The British anti-monopoly agency launched an investigation into the acquisition of ARM by NVIDIA

The British antitrust agency, the Competition and Markets Authority (CMA), said today that it will investigate the acquisition of British chip design company ARM by Nvidia for US$40 billion.

The CMA stated: “We may assess whether ARM has an incentive to stop providing IP authorization services to Nvidia competitors, or increase authorization prices and reduce service quality if the transaction is completed.”

Nvidia previously stated that it will continue to operate ARM as an independent subsidiary, adopting a “customer-neutral” and “open license” model. If these companies are willing to pay, they can obtain a license, even if they are direct competitors of Nvidia.

In September last year, Nvidia reached an agreement with SoftBank to acquire ARM from SoftBank at a price of approximately US$40 billion. If the transaction can be successfully completed, in terms of dollar value, this will be the largest semiconductor transaction in history, and it will create the largest chip company in the West.

In this regard, analysts said at the time that this transaction is obviously not “commonplace”, and I believe that the regulatory agencies of individual countries will evaluate this.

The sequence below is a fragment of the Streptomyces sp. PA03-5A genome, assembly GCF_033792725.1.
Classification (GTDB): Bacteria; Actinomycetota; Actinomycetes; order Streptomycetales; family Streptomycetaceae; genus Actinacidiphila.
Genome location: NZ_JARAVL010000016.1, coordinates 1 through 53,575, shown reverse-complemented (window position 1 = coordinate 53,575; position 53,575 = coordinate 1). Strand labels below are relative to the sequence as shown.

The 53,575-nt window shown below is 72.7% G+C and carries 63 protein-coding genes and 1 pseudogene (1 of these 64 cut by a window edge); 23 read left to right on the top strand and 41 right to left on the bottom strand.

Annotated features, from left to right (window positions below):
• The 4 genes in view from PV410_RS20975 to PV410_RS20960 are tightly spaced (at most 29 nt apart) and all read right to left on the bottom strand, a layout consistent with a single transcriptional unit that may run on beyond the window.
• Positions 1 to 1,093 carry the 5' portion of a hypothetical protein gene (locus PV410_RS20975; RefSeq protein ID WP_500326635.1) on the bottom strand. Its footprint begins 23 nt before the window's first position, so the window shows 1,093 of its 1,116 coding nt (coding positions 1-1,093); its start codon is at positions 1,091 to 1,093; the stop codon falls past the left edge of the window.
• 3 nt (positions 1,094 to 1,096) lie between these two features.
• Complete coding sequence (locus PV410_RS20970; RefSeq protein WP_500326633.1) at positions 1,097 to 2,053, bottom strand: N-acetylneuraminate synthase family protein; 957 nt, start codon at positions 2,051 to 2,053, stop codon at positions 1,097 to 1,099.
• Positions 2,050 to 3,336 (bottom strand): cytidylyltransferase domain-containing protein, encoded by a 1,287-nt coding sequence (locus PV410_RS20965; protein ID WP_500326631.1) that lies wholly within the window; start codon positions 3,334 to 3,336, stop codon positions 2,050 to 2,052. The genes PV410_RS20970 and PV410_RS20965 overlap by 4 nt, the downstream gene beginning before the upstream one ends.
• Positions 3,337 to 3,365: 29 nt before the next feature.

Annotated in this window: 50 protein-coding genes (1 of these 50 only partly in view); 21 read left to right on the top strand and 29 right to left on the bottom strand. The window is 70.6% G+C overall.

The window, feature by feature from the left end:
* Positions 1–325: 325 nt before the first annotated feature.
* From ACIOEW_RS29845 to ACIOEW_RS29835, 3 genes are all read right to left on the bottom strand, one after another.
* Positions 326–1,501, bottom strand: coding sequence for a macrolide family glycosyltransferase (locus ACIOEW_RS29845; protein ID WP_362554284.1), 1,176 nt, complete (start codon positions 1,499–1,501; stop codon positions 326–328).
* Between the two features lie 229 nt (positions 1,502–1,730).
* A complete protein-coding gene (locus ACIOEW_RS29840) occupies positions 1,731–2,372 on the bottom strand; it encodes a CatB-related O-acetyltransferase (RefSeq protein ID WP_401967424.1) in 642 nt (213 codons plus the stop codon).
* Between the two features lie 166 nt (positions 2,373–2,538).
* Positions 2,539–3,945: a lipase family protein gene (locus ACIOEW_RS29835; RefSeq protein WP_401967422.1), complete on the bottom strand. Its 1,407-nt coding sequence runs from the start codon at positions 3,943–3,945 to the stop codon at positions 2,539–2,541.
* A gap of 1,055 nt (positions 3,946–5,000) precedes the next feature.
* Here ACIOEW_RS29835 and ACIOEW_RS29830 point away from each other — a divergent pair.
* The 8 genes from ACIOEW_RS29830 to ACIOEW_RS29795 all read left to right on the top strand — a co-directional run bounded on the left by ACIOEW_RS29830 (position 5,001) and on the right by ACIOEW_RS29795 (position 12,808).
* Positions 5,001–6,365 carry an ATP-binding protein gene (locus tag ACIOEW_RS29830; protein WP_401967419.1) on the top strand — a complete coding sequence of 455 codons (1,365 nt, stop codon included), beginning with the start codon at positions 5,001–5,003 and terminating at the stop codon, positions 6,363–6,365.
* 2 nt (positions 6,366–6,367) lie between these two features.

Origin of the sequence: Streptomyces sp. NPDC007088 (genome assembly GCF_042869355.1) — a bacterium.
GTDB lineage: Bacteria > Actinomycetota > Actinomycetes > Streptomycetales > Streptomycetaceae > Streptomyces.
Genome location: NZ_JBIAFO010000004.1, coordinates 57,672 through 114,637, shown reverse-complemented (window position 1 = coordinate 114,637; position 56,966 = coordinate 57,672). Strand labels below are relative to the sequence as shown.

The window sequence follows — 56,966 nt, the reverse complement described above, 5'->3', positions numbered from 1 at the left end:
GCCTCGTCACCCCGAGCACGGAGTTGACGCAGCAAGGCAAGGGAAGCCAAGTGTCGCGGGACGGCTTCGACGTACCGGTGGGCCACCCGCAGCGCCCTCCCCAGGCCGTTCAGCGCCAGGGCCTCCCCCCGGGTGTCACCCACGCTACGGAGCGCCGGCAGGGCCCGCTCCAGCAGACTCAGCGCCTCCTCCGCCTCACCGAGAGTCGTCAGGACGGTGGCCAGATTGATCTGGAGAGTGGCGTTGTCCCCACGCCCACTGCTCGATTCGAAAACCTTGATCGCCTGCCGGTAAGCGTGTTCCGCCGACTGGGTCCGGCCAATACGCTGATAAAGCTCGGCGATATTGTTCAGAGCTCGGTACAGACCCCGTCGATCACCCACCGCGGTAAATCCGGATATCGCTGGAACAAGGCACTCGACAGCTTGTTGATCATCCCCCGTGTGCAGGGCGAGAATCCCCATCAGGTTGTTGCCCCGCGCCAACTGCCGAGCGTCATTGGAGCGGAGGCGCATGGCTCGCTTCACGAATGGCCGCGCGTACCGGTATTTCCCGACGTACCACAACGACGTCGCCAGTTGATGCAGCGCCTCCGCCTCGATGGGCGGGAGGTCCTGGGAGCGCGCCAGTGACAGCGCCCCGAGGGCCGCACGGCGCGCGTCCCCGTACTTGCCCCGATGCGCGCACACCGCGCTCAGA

In the UK, the opposition to the deal is particularly strong. ARM co-founder Hermann Hauser (Hermann Hauser) said this is an absolute disaster for Cambridge, the UK and Europe. His main concern is that Nvidia may relocate ARM headquarters or reduce ARM’s staff size at some point in the future.

Hauser also stated that Nvidia will destroy ARM’s business model, which involves licensing chip designs to approximately 500 other companies, including several companies that directly compete with Nvidia. Therefore, this transaction will form a monopoly.

Although this will be the largest semiconductor transaction in history, in fact, measuring the transaction based solely on the value of the dollar may far underestimate the importance of this transaction.

ARM is the core of almost every smartphone sold today, from Apple iPhones to Samsung Galaxy devices running Google’s Android software. In addition to smartphone processors, ARM technology is also used in many smaller chips integrated into various computer systems and devices.

For Nvidia, ARM represents an opportunity to boost its fast-growing business of selling chipsets and software to data centers. In addition, this transaction will further strengthen Nvidia’s position and make it more difficult for competitors to shake its business.